David A

Given that we're discussing awareness and social action here, I hope to bring to your attention a movie that I personally think is more disturbing than Waiting for Superman and deserves a lot bigger audience to think about the question it asks and engage in a discussion just as Waiting for Superman seems to do!

As we're discussing about the state of reading here, I think there's a bigger problem with education. Waiting for Superman addresses some part of it, but I think a little obscure film I've got a chance to see at a film festival screening in Vancouver brings up even bigger questions than Waiting for Superman!

Sir Ken Robinson certainly thinks it is an important movie!

I filmed the Q&A and tried to put some thoughts of my own around the movie Schooling the Children: The White Man's Last Burden at http://mybin.wordpress.com/2010/10/13/while-us-waits-for-superman-kids-in-the-world-are-drafted-as-failures/

I hope to intrigue you to visit the movie site, as I did with Sir Ken Robinson, and share it to as many people as possible, to give them a chance to think about the question it asks!
Goran Kimovski

Not seeing a lot of rebuttal or refutation in this piece. The case of El-Khewani isn't an example of *social change* — it's an example of getting one guy sprung from prison. (Rightly so, btw.) And even if social media played a role in distributing the YouTube video, that only illustrates Gladwell's "weak-tie" notion: It required an investment of a few mouse clicks to pass it along. In the old days, it might've happened through a letter-writing campaign or call-your-congressman effort.

Empathy isn't activism. Awareness isn't activism. That they are preconditons for activism is both obvious (I can't imagine Gladwell arguing that) and not new. That the internet and social media spread those things more quickly is also true, and again, I can't imagine Gladwell arguing against it. The folks who might be moved by that awareness to "start NGOs, invent humanitarian design solutions or lobby in Congress" are the same people who would have done those things regardless of how they learned about the issues. They're also the people most likely to already be aware of those issues, through many channels, not just social media. And Penenberg's use of Twitter in his reporting is less a case of the triumph of social media than a smart journalist adapting to new tools.

On the other hand, your argument gained traction with the examples of Colombia, Bulgaria and the 13-year-old kid in Mumbai. More focus on those and similar broad-scale events would have been more persuasive in your attempt to debunk Gladwell, I think.

Scott Dickensheets

The point about social media is "Insight" and not "Information".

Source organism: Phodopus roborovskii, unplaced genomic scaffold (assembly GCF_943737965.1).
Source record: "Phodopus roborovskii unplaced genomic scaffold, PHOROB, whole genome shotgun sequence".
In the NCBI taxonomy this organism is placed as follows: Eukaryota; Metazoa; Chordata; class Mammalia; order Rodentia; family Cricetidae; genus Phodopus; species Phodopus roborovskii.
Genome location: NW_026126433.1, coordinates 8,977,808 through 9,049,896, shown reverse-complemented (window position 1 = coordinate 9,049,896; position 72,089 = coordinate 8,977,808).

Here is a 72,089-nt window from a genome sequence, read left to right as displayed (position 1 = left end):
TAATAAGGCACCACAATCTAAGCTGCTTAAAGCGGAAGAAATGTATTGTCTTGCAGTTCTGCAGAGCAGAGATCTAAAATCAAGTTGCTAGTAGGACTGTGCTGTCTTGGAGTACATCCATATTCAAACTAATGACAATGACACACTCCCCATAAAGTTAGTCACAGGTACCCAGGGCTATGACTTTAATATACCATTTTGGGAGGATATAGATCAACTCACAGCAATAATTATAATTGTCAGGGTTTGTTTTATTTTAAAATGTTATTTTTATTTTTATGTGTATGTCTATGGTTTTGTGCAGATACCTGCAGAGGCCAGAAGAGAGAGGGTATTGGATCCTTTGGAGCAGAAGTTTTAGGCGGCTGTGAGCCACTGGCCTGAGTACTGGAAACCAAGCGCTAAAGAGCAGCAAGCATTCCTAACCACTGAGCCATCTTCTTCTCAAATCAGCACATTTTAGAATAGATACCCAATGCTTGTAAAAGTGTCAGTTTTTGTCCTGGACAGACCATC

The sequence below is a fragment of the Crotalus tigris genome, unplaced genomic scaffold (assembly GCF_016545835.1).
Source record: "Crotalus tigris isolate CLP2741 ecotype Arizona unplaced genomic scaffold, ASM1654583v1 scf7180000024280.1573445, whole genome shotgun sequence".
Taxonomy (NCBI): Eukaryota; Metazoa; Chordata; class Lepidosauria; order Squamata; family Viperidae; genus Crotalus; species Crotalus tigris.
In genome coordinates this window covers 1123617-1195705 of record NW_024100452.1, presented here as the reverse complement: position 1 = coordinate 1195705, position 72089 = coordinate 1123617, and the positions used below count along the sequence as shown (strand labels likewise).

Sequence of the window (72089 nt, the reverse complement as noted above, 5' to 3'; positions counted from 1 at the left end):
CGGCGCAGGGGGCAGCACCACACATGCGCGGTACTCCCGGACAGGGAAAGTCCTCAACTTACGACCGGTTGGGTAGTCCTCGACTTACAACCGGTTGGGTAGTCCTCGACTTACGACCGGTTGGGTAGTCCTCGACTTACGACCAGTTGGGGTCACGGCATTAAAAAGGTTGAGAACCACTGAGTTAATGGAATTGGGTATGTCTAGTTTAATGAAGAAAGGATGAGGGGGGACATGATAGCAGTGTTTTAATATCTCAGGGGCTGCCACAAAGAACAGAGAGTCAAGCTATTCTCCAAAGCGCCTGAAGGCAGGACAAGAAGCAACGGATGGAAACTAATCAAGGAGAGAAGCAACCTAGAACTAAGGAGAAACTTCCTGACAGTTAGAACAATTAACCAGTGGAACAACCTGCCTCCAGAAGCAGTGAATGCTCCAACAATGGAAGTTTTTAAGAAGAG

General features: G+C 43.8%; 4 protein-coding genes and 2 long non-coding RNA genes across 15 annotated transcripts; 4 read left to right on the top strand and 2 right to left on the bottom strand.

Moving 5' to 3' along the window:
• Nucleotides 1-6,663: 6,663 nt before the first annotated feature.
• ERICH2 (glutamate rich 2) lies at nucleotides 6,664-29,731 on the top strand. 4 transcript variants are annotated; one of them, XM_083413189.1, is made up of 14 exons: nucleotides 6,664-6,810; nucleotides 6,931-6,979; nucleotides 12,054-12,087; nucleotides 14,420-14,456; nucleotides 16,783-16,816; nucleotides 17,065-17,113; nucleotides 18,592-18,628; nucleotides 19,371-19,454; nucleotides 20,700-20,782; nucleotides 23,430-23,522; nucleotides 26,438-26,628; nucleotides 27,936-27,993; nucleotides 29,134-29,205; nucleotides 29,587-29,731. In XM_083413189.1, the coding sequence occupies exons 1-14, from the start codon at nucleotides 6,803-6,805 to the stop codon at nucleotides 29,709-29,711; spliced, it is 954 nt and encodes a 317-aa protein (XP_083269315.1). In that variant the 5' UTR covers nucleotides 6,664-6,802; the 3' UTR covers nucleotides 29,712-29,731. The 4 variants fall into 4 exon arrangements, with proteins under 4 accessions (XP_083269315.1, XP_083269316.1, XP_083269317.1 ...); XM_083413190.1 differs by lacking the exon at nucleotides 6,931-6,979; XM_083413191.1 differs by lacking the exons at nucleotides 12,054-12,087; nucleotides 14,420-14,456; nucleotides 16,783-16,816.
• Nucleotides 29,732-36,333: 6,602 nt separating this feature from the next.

We still need razor sharp minds to distill and filter this insight from heaps of information.

Interesting. But If Mr Gladwell is a nun reviewing Kama Sutra, all the internet gurus seem to me porn actors speaking about love!
Marco Decio

Malcolm is right. Social media looks like a fad to me. All 'friendships' made through social media are not real friends unless you have subsequently built a personal rapportement with them. They are essentially 'disposable'. If you are searching for particle physics videos, and none of your friends are students or scientists even by any remote chance, do you want to get empty search results because 'no one in your social circle is a particle physicist'? The web was designed for faceless information distribution and so shall it remain, until a better way is found. And social media is not that way. May be crowdsourcing is. What friends in your so-called social circle can and will do is to point out resources on the web where you can get what you want by anonymous request. But ultimately you still request and get the information anonymously. I am surprised by the amount of money and other resources being allocated to social media.
Mohan Arun L

The Internet in Society: Empowering or Censoring Citizens?

"Does the internet actually inhibit, not encourage democracy? In this new RSA Animate adapted from a talk given in 2009, Evgeny Morozov presents an alternative take on 'cyber-utopianism' - the seductive idea that the internet plays a largely emancipatory role in global politics.

Exposing some idealistic myths about freedom and technology (during Iran's 'twitter revolution' fewer than 20,000 Twitter users actually took part), Evgeny argues for some realism about the actual uses and abuses of the internet."

C. Tate

Social media. An effective tool for social change? Yes! Absolutely. A case in point:

European far-right membership rises thanks to global power of social media: http://www.theglobeandmail.com/news/technology/digital-culture/social-networking/european-far-right-membership-rises-thanks-to-global-power-of-social-media/article2114203/

Talk about "social change" and specify what you mean specifically. Or, don't talk about change at all. In other words, place your politics on the table.

Jobs | July 24